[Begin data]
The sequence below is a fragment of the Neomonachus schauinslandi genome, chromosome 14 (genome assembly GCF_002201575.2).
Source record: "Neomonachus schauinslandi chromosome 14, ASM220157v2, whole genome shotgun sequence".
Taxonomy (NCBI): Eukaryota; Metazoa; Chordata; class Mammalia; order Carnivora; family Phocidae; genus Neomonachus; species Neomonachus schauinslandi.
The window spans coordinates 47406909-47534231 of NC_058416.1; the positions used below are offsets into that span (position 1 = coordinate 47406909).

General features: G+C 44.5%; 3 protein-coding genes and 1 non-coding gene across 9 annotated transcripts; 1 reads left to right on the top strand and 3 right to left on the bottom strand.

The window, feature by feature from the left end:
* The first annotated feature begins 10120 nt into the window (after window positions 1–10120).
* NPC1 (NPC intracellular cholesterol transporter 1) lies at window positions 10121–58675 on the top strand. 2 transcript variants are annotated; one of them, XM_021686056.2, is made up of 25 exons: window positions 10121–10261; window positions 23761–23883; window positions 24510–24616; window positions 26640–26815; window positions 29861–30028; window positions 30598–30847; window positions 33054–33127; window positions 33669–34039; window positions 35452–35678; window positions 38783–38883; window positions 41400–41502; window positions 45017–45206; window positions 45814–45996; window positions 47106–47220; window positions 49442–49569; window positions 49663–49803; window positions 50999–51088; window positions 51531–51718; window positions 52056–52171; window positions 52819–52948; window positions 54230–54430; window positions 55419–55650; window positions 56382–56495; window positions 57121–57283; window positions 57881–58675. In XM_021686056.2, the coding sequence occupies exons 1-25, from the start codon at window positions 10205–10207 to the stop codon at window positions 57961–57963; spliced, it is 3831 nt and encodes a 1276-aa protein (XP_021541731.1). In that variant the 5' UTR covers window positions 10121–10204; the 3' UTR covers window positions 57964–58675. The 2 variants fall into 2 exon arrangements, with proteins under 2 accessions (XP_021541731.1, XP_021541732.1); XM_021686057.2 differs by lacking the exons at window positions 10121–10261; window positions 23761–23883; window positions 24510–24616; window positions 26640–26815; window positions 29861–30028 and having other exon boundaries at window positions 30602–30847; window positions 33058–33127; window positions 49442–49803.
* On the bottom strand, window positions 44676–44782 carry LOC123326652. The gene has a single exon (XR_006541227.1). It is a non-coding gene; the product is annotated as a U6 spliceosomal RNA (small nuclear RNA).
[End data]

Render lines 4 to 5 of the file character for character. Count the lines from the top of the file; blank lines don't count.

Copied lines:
The window spans coordinates 47406909-47534231 of NC_058416.1; the positions used below are offsets into that span (position 1 = coordinate 47406909).

General features: G+C 44.5%; 3 protein-coding genes and 1 non-coding gene across 9 annotated transcripts; 1 reads left to right on the top strand and 3 right to left on the bottom strand.